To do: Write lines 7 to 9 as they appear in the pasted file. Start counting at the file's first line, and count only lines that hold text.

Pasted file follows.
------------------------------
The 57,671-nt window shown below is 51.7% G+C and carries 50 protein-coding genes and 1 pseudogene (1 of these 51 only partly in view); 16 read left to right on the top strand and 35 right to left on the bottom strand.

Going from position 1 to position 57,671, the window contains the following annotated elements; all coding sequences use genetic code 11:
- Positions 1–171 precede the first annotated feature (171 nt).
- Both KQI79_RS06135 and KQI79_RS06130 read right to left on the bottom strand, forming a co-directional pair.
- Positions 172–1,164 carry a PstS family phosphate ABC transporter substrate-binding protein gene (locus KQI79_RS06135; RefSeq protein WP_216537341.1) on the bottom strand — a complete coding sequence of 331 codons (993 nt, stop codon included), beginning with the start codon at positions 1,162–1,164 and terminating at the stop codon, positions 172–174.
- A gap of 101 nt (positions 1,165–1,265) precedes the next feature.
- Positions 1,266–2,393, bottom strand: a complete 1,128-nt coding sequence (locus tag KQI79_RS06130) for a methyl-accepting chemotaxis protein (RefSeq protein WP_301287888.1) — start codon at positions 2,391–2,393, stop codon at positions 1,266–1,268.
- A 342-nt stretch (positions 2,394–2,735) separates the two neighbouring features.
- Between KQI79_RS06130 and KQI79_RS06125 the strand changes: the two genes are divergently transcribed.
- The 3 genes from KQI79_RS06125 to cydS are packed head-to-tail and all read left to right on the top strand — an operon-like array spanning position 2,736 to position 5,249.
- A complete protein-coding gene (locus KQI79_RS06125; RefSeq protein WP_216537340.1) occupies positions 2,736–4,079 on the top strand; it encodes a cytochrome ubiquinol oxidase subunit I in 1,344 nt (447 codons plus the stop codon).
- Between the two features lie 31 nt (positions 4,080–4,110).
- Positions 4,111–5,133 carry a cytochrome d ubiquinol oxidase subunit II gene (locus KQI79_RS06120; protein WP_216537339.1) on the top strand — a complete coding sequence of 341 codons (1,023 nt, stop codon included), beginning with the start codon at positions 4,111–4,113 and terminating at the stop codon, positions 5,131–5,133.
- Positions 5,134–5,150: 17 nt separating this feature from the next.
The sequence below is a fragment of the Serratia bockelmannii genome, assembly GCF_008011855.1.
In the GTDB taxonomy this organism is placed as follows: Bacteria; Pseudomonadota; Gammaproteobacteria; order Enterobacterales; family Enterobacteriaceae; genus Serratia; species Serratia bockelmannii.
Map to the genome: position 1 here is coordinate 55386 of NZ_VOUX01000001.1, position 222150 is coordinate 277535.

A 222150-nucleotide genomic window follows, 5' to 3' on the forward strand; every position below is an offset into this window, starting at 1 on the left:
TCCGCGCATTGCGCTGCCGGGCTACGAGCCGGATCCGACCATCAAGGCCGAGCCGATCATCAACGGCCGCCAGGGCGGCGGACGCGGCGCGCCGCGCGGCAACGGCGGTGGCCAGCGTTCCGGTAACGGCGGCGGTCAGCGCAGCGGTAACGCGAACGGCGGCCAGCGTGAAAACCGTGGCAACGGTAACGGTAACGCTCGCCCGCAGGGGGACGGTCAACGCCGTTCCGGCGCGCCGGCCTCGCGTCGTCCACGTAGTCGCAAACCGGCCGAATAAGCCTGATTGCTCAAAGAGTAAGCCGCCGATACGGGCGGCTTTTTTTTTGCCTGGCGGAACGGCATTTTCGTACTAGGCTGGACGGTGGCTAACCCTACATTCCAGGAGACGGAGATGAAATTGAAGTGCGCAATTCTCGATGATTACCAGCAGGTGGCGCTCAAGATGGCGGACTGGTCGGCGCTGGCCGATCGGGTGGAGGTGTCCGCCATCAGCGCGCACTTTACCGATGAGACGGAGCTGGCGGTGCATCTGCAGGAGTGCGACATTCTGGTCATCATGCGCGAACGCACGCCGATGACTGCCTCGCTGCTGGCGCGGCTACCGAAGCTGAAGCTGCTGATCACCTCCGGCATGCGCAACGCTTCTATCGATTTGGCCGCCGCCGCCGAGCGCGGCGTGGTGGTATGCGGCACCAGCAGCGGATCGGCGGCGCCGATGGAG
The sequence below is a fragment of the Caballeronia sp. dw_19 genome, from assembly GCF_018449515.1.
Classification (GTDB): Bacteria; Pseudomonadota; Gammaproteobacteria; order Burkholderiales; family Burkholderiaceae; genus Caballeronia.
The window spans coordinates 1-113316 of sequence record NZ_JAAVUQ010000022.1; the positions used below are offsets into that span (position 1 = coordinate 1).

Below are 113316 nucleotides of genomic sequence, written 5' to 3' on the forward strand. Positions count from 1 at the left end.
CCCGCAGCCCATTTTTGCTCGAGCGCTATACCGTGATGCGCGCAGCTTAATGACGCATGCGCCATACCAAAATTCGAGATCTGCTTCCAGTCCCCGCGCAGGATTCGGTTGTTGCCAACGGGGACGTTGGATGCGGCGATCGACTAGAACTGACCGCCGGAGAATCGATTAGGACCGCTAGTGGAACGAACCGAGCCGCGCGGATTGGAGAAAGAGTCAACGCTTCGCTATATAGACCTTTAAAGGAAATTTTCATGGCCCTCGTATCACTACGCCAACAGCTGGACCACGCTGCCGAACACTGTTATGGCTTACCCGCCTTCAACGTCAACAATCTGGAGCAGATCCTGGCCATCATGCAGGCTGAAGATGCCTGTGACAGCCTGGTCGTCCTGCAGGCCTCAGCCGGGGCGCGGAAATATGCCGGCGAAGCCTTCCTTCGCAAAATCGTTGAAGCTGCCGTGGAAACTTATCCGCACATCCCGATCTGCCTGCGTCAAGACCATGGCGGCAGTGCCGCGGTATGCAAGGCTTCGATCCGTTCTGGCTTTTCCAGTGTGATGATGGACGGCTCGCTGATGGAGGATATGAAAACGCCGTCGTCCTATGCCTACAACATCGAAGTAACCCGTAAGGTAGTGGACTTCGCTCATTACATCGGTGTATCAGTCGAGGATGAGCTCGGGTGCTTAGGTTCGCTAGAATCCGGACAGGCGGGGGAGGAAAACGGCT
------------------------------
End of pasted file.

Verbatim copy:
- Positions 1,266–2,393, bottom strand: a complete 1,128-nt coding sequence (locus tag KQI79_RS06130) for a methyl-accepting chemotaxis protein (RefSeq protein WP_301287888.1) — start codon at positions 2,391–2,393, stop codon at positions 1,266–1,268.
- A 342-nt stretch (positions 2,394–2,735) separates the two neighbouring features.
- Between KQI79_RS06130 and KQI79_RS06125 the strand changes: the two genes are divergently transcribed.